Many tools, such as Zoho People, actually have built-in Skills functions that allow employees to list secondary skills. This is a great way to quickly take a look at people within your organization who might be able to lend a hand outside of their department or even potentially be moved to a position that better aligns with their skills.

4. Outsource Intelligently

If you don’t have a team yet and are not quite ready to get someone on a full-time basis, you can get started by hiring a virtual assistant. Instead of paying a part-time or full-time employee, you can pay a virtual assistant by the hour. This set-up works quite well for businesses on a shoestring budget.

Getting a virtual assistant offers numerous advantages. They can monitor routine work so instead of you checking every individual’s task, the virtual assistant can handle that on your behalf. They can follow up with your graphic designer for an overdue artwork or check in on your social media manager regarding a new campaign. In other words, a virtual assistant can act as a liaison between you and the marketing team.

If you decide to outsource, be selective. Start slowly with a small project so you can examine closely if their skill set matches your requirements. Stay engaged until the individual has proven him/herself.

Whether you are outsourcing or hiring internally, develop clear job descriptions so people will know exactly what is expected of them. Clearly identify tasks and deliverables and schedule regular meetings. In doing so, you can be sure that tasks are getting done in less time and you are getting good value for your money.

5. Give Out Clear Instructions

Even if the responsibilities seem comprehensible to you, make sure to provide detailed instructions for every assignment you delegate. Don’t assume your employees know what you mean. For example, don’t just instruct someone to “manage the email list.” Set out clear expectations and goals.

If you have particular requirements for how to do the job, be clear about that. If you have a strict deadline or milestones you need to hit, get straight to the point. This ultimately avoids communication gaps and will help your people tackle projects more effectively.

Training and properly communicating with the employees you delegate tasks to is essential. Yes, it may take up more of your time in the beginning, but if you put in the time and effort from the start, it will pay off in the future.

If you clearly communicate your wants and needs and carefully train your employees, they will quickly begin to make your life easier and free up a lot more time for you to focus on the aspects of your business that you are most passionate about.

6. Share Your Vision, Empower, and Trust

Let your employees know about your business strategy. Having a shared vision of the future allows your team to view their roles in a more meaningful way. Not only does it boost their morale, it also motivates them to improve their productivity.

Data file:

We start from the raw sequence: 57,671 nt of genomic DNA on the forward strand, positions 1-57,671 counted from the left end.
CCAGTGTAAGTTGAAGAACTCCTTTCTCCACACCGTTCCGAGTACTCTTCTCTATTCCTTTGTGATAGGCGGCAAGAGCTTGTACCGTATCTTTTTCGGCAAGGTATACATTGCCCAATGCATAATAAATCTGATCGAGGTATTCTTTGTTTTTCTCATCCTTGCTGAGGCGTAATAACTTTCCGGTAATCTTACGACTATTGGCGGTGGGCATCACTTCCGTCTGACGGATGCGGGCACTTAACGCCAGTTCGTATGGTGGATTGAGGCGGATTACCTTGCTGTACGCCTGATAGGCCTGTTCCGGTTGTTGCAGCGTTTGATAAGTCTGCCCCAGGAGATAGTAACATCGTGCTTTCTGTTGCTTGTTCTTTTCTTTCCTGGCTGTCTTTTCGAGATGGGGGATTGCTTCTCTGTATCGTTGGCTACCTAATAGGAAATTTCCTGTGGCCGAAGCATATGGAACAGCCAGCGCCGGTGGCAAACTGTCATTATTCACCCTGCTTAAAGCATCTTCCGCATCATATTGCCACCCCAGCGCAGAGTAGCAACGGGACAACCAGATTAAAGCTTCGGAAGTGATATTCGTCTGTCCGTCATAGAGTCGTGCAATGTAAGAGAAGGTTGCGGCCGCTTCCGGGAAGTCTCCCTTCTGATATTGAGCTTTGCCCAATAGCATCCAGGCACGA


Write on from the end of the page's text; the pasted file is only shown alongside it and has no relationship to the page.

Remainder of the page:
Once the task is delegated, trust that your people can execute it on their own terms. This empowers them to handle their roles the way they feel is best. It also holds them accountable for their actions.

However, don’t hesitate to check in and verify if the job is progressing as planned. For example, if you assigned a task a couple of weeks ago and it’s due in a month, trust that your team is on top of things, but make sure to check in occasionally, perhaps once a week, to see where they are and how things are going.

7. Set up a System

Be more effective in delegation by using the right system. There are a plethora of marketing tools and solutions out there, including the following:

  • Trello – An app where you can create a workflow using color-coded cards and boards
  • HubSpot – One of the top players when it comes to marketing
  • Asana – An excellent tool for tracking progress of a collaborative project

With a solid system in place, you don’t have to be there for things to get done. You only have to create a task and assign the right person. It is also easier for you to keep track of how each project is moving. In addition, developing a system will help you understand the nature of your tasks and allow you to delegate efficiently.

Wrapping Up

As a business owner, you will come up with different marketing ideas. But for your ideas to turn into life, you need to take the right steps. With task delegation, you are in a better position to put your ideas into action because you have the right people and the right system to back you up.

Another good thing with delegation is that you have veto power over all marketing plans. People might take on different roles, but you always have the final say. You also learn different ideas from marketing experts which can ultimately help your business thrive and survive in today’s cut-throat market.

Delegating can be tough at first. The process may not always be black and white and mistakes are bound to happen in the process. The trick here is to consistently follow through, ask for regular reports from your people, and learn from your experiences. Keep these things in mind and you will be well on your way to successful delegation!

Originally published here.